I’ll be honest, once I catch myself doing this I feel incredibly guilty.  I know that one day I’ll look back and wish I could have all of this back. To be 23, sailing around the South Pacific, meeting new people each week, and seeing island paradises was literally my dream less than a year ago.  To realize that I’m “checking out early” some days bothers me more than I’d admit.  I know I’m not alone in this way of thinking.  Everyone takes the current moment for granted.  It’s human nature.  We’re “big picture” creatures.  We look ahead to the next major event in our life because we think it’s that event that will fulfill us in a way our daily live doesn’t.  We hope that it may also give our life some kind of meaning.  But in the search for that next big event, that home run ball,  we tend to lose sight of the little incredible moments happening to us on a daily basis. One phrase by Charles de Lint that popped into my head while I was writing this was: “remember the quiet wonders. The world has more need of them than it has for warriors.”  I found that to be a fitting reminder because it’s an appreciation for these day-to-day moments that really lend to a lifetime of happiness.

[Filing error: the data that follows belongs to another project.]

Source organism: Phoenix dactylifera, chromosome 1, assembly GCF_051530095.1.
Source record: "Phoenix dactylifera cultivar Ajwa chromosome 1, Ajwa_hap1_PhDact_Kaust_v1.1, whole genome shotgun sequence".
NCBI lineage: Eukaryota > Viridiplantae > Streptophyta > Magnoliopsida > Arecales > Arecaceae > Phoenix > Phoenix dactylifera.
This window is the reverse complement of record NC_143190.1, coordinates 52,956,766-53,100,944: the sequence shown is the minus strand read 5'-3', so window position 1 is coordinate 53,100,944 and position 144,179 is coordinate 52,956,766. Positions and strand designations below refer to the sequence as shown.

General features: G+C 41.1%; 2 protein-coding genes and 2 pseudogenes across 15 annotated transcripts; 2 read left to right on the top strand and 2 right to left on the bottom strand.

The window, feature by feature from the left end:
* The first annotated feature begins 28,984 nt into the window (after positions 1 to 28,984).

Talking this over with a friend who is currently teaching abroad in Japan (S/O to my good friend Rachel Gulden for all the e-mails, advice, and the countless inspiration she’s given me) showed me that I wasn’t alone in how I’d been feeling.  The little things that at first had a large impact on our experience overseas no longer seem to be enough to keep us appreciative of our current situations.  I look at gorgeous islands and see it as “just a beach.”  I wake up and think “man I have to play pool volleyball again today, ugh.”  I know how ridiculous this is to complain about.  And I’m not trying to complain but merely give insight to what I’ve noticed I haven’t been appreciating.  I am also aware that there are plenty of people who wouldn’t mind switching places with me.  But this isn’t about how good or bad I have it.  (For the record I don’t like the thought of comparing situations with other people, for better or worse, because regardless of someone else’s situation it doesn’t change your situation or how you feel about it.  Guilt can only make someone appreciative for so long.  For example, telling your upset child that there are starving children in China doesn’t change the fact that they are upset. At the end of the day you have what you have regardless of anyone’s situation, so you need to find a way to deal with it).